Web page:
I’ve been in a book club with some friends from college for a few years now, and a couple of months back we had a discussion about whether or not certain books could be considered “girl books” or “boy books”. The discussion was inspired by The Particular Sadness of Lemon Cake, which my friend Aaron argued was more of a “girl book” than he would have liked to read.
Our book club – largely composed of women (and librarians, to boot) – ultimately did not agree with Aaron’s assessment, but the concept of books that are only appealing to a specific gender is not a new one. The romance genre, for example, is one that is traditionally considered targeted towards women, but it isn’t the only one. There are also sub-genres like books about shopping, cozy mysteries or anything involving quilts that are stereotypically female. Some, but not all, of these books exist under the designation of “chick lit”, a marketing term designed to simultaneously alienate men and patronize women.
However, when you try to turn it around and consider books “for men”, there isn’t a corresponding umbrella term. I would imagine that genres like military fiction, epic fantasy and hard scifi are considered stereotypically male, as are books about no-nonsense action heroes or middle-aged men reminiscing about sex, but I feel certain there are women who read and enjoy all of those genres. Surely even the “fond memories of vagina” genre has its female readers.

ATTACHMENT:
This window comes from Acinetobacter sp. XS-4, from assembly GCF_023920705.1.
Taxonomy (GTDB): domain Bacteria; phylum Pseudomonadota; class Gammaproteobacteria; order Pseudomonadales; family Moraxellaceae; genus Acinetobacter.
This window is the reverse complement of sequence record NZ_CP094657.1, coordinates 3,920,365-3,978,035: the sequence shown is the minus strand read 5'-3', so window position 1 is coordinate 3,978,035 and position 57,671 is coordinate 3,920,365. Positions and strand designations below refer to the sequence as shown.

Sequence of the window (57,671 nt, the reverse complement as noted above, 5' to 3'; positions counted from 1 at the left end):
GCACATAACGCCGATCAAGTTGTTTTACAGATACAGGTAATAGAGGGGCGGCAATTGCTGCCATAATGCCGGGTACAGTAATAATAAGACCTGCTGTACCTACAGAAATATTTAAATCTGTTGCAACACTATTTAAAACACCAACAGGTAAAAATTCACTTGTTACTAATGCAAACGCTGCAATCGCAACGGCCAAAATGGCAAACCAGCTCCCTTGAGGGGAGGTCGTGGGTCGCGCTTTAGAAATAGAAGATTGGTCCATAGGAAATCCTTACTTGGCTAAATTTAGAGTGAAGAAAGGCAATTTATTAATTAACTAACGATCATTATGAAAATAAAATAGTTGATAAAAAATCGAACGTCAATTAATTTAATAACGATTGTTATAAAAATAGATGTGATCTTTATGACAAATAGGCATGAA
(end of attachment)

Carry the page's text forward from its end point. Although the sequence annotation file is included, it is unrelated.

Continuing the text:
So what, then, does it actually mean when someone refers to a book as “chick lit” or “for women”? People have a habit of confusing genres with reading levels or target audiences. Young adult fiction is another case in point. Maybe what someone actually means when they say they think a book is too girly is that they don’t like or understand the book’s genre. More likely is that they haven’t read the right book or books in that genre. Ultimately, though, it all seems to come down to the marketing.
Literary fiction, for example, is a genre that likes to believe it isn’t one, and if a “romance” novel is marketed as literary fiction, it will probably reach a wider audience and gain more respect. In fact, I’ve read a number of books that were essentially romance novels sold under another name. For example, Kushiel’s Dart by Jacqueline Carey is sold as fantasy but has a very strong romantic/erotic plot line. It’s also a fantastic book that I would recommend highly to readers looking for something a bit different. The Time-Traveler’s Wife is sold as literary fiction but has elements of both scifi and romance.
My good experiences with young adult books and “stealth” romance novels lead me to believe that there must be books I’d enjoy that are marketed as romance novels. If it’s simply a matter of being embarrassed to be seen holding the cover in public, then reading the ebook is an easy solution. I’m starting to suspect that I could find a book I would enjoy in every genre if I just knew where to look.